I hate to say it, but there really is a step-up between GCSE and A Level. It caught me out – I just thought that the way I had worked at GCSE would sail me through and everything would be rosy.

Without sounding too big-headed, I did pretty good at GCSE and, to be honest, I didn’t really have to put in a huge stack of hours to do that – it was more about remembering facts and processes.  A Level represents quite a different beast, however.  It’s about the application of knowledge and understanding why you’re learning what you’ve been taught – all a bit more philosophical.

The days of turning up to class, doing the homework, bit of revision and nail an exam – it won’t really stick at A Level.  The main reason is because you aren’t spoon-fed all the information you need.  At to that a big step-up in complexity and some deep thought and you’ve got a recipe for disaster if you don’t change the way you tackle your work.

How do I know this?  I didn’t adapt – and promptly bombed my AS Levels as a result.  What you’re realise is that you dropped down to four subjects or so for a reason – there’s more to learn and it will take longer to get your head round the material.  To quote my Physics teacher, “If you think you completely understand quantum mechanics, go back and look at it again, because you won’t.”  Quantum physics and the nuances of Wave-Particle Duality aside, I suppose the immortal words of Mr Spicer are easily transferable to most A Levels – you’re really going to have to work at this.

The step-up might not be so noticeable for the first few weeks or so of Year 12, but I think that, looking back, the teachers were just trying to ease us in.  Don’t be fooled by it – eventually the easing in stops just when you’re beginning to get used to the nice pace of working and the ‘going over the GCSE stuff.’  Predictable and annoying, yes… but eventually you do have to begin that process of learning the trickier stuff.

With that all in mind, here are some of the things that I did (or, in some cases, should have done) to ensure that you make the most of your A Level start.  Please do note, this isn’t about making the actual work easier – there’s no way about that – but rather to make sure that you don’t feel so swamped by it all.

  1. Firstly, I would immediately suggest that you make sure that you’re fully organised, with a notepad for each subject and everything admin-related already out of the way.  You don’t want to, for instance, be getting a folder for each maths module, but only 6 weeks into the term.  Keeping notes organised is right at the very top of your list of things to do – and you need to make the best-possible star with it.  Like, from day one.
  2. You need to get in the right frame of mind and make sure that you understand that you’re going to have to put a load of extra hours to keep yourself going.  I know it sounds tough, but there is no way around it.  Sadly, the days are gone where a simple ‘Class, Homework, Revision, Exam’ theory is going to work.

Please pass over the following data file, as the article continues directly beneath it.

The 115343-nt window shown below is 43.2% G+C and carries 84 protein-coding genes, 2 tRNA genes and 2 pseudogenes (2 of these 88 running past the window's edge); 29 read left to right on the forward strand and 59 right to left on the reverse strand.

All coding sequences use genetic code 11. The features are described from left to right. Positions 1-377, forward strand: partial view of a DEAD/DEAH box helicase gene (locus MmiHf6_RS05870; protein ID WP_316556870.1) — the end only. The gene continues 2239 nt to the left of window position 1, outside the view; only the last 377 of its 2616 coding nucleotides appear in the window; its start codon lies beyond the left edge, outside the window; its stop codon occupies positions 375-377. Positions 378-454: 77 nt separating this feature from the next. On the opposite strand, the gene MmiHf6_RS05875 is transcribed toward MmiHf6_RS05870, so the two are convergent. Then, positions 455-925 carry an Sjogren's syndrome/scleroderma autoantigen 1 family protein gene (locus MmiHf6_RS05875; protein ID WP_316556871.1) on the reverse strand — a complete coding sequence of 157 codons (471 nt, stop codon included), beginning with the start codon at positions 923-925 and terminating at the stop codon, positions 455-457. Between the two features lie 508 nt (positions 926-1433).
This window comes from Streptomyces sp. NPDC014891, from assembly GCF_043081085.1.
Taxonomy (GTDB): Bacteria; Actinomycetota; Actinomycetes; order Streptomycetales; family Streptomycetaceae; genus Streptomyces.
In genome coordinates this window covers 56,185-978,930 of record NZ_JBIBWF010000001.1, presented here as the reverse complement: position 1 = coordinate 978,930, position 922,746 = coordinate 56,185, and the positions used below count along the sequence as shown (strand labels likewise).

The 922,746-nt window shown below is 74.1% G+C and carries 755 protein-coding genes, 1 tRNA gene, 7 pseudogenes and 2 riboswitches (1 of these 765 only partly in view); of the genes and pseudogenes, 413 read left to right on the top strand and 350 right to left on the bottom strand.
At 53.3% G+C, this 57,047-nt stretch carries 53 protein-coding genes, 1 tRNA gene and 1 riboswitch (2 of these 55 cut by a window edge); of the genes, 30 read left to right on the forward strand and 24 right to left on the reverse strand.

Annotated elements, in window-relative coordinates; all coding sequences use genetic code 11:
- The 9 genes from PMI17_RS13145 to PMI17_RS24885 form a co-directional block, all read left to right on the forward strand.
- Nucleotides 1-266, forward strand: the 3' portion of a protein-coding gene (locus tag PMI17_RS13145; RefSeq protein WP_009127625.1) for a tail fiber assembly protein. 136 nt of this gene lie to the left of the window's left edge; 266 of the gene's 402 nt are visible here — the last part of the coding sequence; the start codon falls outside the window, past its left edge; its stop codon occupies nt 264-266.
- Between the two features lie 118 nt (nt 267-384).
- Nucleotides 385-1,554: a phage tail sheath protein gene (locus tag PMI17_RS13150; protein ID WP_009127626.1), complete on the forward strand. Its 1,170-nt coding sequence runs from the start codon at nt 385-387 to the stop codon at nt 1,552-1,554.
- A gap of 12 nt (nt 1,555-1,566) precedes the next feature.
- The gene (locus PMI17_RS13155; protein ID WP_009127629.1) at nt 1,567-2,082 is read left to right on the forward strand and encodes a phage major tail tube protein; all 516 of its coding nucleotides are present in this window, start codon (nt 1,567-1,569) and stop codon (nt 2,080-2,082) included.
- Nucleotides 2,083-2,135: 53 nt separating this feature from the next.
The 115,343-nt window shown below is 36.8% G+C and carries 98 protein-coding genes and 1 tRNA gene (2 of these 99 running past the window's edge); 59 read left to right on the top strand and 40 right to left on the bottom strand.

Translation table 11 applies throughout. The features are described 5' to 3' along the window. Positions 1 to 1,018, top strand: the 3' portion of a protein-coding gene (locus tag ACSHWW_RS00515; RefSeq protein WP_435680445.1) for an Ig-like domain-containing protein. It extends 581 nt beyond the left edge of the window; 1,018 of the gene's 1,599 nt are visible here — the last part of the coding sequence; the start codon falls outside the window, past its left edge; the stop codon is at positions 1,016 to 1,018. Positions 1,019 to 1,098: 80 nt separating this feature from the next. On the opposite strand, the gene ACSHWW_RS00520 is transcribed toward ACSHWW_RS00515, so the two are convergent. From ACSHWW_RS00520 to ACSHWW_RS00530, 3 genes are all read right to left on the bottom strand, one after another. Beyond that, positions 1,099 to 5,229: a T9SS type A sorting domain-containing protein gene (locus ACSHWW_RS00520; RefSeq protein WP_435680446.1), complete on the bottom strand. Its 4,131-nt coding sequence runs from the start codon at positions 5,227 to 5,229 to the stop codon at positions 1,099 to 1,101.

The ideas and concepts you’re going to be thinking about are going to be more complex and even the brightest minds might take a while to get their heads around it.  For example, I always remembered GCSE Physics teaching me about particles like protons and neutrons.  However, when you get to AS Level, things become much more abstract.
  3. You will have free periods of time in your timetable – unless you happen to have taken on the world and stacked yourself full.  Don’t take that as an excuse to spend all day relaxing in the common room or wherever seems most convenient.  There is a reason why you’ve got that time to yourself – it’s so you can sit down and make sure that everything in your education is in order.  Even the most-organised among us (and I am certainly not one of them) will need to take some time to ensure that everything is up to date and the odd gap is filled somewhere along the line.
    In terms of stepping up to A Level… well, you need to plan early what you’re going to do and when. Your school should give you a timetable with all your lessons at the beginning of term, so in theory you’ll be able to get cracking with this planning early.
  4. Strangely, you need to get thinking about what you want to do when you leave Sixth Form.  I know it sounds odd, but the sooner you think about it the sooner you can get settled into your work or make some adjustments to your course.  Many people choose A Levels based on something they want to do in the future, so the best course of action is to get researching and setting yourself some goals.

OK, I’ll admit that I didn’t really make the best use of my time during the first half of Year 12 and, to be honest, it had a great effect on the rest of the year – it even put me under pressure heading into Year 13 and affected what I picked on my university application.

Teachers will love to drill it into you every five minutes about ‘how it isn’t GCSE’ and you ‘need to take responsibility’ for your learning.  After a while, you’ll be sick of hearing it and it will be frustrating to see teachers use that as an excuse for seemingly everything, but they have good intentions.  It’s likely that they’ve seen what happens if you don’t apply yourself.

The best way to get started, however, is to consider the changes you’re about to go through as you enter the last two years.  It’ll be tough, for sure.  But take it with a considered approach and you’ll be just fine.




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